To prevent episodes of instability, we must understand the aetiology.

Aetiology can be discussed under the headings of Surgical Procedure Factors, Patient Factors and Implant Factors.

Surgical procedure factors

  1. Acetabular component positioning [76], most notably achieving the patient-specific cup position, not the generic Lewinnek’s safe zone.

  2. Stem positioning must initially be set out to reproduce the native version as this is the current standard of care, but in some situations, impingement can be avoided by using modular femoral components to change the version to minimise impingement.

  3. Getting correct soft tissue tension by optimising offset and leg length.

  4. The surgical removal of osteophytes to avoid bony impingement.

Patient factors

Patient factors that need to be considered include:

  1. Spino-pelvic pathology that can affect functional cup position and the risk of impingement [77, 78]:

    1. Adverse sagittal pelvic mobility [79];

    2. Spinal imbalance [80];

    3. Spinal stiffness is often associated with prior spinal fusion surgery.

    A recent presentation at the American Association of Hip and Knee Surgeons (AAHKS 2020) annual meeting suggested that 80% of a group of total hip replacements that were revised for instability had one or more of the above spinopelvic risk factors.

  2. Pre-operative or intraoperative diagnosis of abductor deficiency.

  3. Known neurological conditions, for example, Parkinson’s disease

  4. Primary diagnosis of fractured neck of femur or Avascular Necrosis

Implant factors

Implant-related factors can also influence the occurrence of instability.

  1. The use of modular femoral components where the stem version can be changed needs to be considered in some situations to avoid implant on implant impingement.

  2. Increasing head size and the use of Dual Mobility articulations [81, 82] can also contribute to a reduction in instability [83] in those who are known to be at risk [84].

  3. Constrained acetabular liners are now mainly used for revision scenarios but can be considered in very high-risk patients.

In summary, to reduce the incidence of instability in THA, we must understand the potential aetiologies, identify the at-risk patient, plan patient-specific orientation of cup and femoral components and choose an articulation based on pre-operative risk assessment.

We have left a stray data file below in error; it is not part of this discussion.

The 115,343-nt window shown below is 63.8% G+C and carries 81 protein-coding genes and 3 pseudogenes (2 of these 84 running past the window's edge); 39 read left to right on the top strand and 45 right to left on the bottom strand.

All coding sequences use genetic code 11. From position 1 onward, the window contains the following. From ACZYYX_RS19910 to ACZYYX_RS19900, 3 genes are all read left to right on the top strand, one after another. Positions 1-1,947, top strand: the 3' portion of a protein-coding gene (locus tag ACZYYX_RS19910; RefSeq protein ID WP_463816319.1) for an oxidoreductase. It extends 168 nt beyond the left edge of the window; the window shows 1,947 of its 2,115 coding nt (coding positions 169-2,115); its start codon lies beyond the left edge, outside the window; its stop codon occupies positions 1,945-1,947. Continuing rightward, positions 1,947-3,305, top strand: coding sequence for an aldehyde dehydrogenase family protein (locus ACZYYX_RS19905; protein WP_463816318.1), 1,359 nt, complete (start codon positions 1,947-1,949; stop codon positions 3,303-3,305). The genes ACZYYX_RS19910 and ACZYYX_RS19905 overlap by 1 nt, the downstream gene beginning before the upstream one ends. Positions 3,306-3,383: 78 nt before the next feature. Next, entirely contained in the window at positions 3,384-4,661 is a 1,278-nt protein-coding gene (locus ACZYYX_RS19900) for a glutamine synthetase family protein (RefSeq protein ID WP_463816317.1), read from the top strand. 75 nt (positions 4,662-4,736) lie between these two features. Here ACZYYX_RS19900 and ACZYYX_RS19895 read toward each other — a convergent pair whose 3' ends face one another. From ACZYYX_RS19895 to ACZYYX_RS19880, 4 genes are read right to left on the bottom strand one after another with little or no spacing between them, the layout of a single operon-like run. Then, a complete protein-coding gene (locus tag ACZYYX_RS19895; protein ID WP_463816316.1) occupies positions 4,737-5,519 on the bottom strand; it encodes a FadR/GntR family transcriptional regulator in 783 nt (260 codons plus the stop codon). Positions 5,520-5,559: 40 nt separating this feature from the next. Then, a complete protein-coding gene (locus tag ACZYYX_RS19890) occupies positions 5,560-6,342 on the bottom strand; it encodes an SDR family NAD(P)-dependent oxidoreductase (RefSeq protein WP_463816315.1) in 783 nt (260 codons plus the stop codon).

Prevention of leg length inequality

Leg length inequality is an avoidable problem following total hip arthroplasty that can lead to a great deal of patient dissatisfaction and is an independent risk factor for poor outcome [85] and litigation.

Whilst it is impossible to always get leg length completely equal, and surgeons often have to compromise length and offset to manage with the implants available and gain stability, it is critical that every effort is made to minimise the problem. The best way to do so is to plan carefully by identifying high-risk patients, templating accurately, and having multiple cross checks to avoid inadvertent lengthening.

It is always important to identify at-risk patients. These are particularly those with atypical bony anatomy where the socket may be inserted at the wrong level or the stem may end up sitting proud or those who are less likely to cope with leg length inequality such as individuals of short stature, those who already have a shortened contralateral limb, those who have scoliosis or those who have fixed contractures.

It is beholden upon the surgeon to carefully examine the patient preoperatively, assess the patient’s perception of leg length inequality and identify any fixed deformities. If in doubt, appropriate imaging such as standing radiographs and formal assessment of the lumbar spine and spinopelvic relationship [78, 79] should be performed.

On the table, it is important for the surgeon to understand both the leg length inequality the patient already has and the aim of the procedure in terms of leg length and, if so, what correction is required.

It is important to have a target position in mind relative to easily identifiable landmarks to work intraoperatively, including the teardrop, the true floor and the superior lip of the acetabulum, and the lesser and greater trochanters. This allows the surgeon to check intraoperatively as to whether the pre-operative plan is being achieved. Centre of rotation is another extremely good marker which we frequently use alongside comparing the resected head with the trial implants. There are other visual manoeuvers during surgery, including the use of pins and the assessment of stability, that is also important to assess the length and confirm that biomechanics of the hip are restored appropriately.